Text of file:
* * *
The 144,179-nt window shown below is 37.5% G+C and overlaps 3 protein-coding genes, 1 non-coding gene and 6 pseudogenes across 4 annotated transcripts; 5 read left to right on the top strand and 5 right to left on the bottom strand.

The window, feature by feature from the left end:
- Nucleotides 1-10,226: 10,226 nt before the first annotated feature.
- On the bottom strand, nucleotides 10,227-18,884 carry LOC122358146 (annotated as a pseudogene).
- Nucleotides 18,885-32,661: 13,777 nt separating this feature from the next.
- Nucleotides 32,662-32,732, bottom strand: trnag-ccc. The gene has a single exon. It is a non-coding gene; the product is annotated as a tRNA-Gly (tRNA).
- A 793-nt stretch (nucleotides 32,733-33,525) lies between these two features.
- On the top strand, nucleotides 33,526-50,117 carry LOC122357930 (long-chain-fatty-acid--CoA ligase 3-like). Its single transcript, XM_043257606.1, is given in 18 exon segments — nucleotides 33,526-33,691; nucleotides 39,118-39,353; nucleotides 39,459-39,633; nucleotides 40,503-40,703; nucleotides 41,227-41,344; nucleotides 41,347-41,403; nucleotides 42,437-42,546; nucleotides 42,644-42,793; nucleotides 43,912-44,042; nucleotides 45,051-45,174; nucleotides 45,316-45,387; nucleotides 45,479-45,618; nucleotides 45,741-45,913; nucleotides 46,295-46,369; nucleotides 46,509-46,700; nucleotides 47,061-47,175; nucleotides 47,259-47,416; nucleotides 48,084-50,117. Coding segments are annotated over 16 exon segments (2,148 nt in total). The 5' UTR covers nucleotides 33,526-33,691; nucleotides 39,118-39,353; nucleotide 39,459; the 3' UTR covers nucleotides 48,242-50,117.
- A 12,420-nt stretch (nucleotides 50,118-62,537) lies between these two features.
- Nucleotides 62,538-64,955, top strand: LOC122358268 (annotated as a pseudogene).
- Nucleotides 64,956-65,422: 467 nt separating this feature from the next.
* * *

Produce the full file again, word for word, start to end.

The 144,179-nt window shown below is 37.5% G+C and overlaps 3 protein-coding genes, 1 non-coding gene and 6 pseudogenes across 4 annotated transcripts; 5 read left to right on the top strand and 5 right to left on the bottom strand.

The window, feature by feature from the left end:
- Nucleotides 1-10,226: 10,226 nt before the first annotated feature.
- On the bottom strand, nucleotides 10,227-18,884 carry LOC122358146 (annotated as a pseudogene).
- Nucleotides 18,885-32,661: 13,777 nt separating this feature from the next.
- Nucleotides 32,662-32,732, bottom strand: trnag-ccc. The gene has a single exon. It is a non-coding gene; the product is annotated as a tRNA-Gly (tRNA).
- A 793-nt stretch (nucleotides 32,733-33,525) lies between these two features.
- On the top strand, nucleotides 33,526-50,117 carry LOC122357930 (long-chain-fatty-acid--CoA ligase 3-like). Its single transcript, XM_043257606.1, is given in 18 exon segments — nucleotides 33,526-33,691; nucleotides 39,118-39,353; nucleotides 39,459-39,633; nucleotides 40,503-40,703; nucleotides 41,227-41,344; nucleotides 41,347-41,403; nucleotides 42,437-42,546; nucleotides 42,644-42,793; nucleotides 43,912-44,042; nucleotides 45,051-45,174; nucleotides 45,316-45,387; nucleotides 45,479-45,618; nucleotides 45,741-45,913; nucleotides 46,295-46,369; nucleotides 46,509-46,700; nucleotides 47,061-47,175; nucleotides 47,259-47,416; nucleotides 48,084-50,117. Coding segments are annotated over 16 exon segments (2,148 nt in total). The 5' UTR covers nucleotides 33,526-33,691; nucleotides 39,118-39,353; nucleotide 39,459; the 3' UTR covers nucleotides 48,242-50,117.
- A 12,420-nt stretch (nucleotides 50,118-62,537) lies between these two features.
- Nucleotides 62,538-64,955, top strand: LOC122358268 (annotated as a pseudogene).
- Nucleotides 64,956-65,422: 467 nt separating this feature from the next.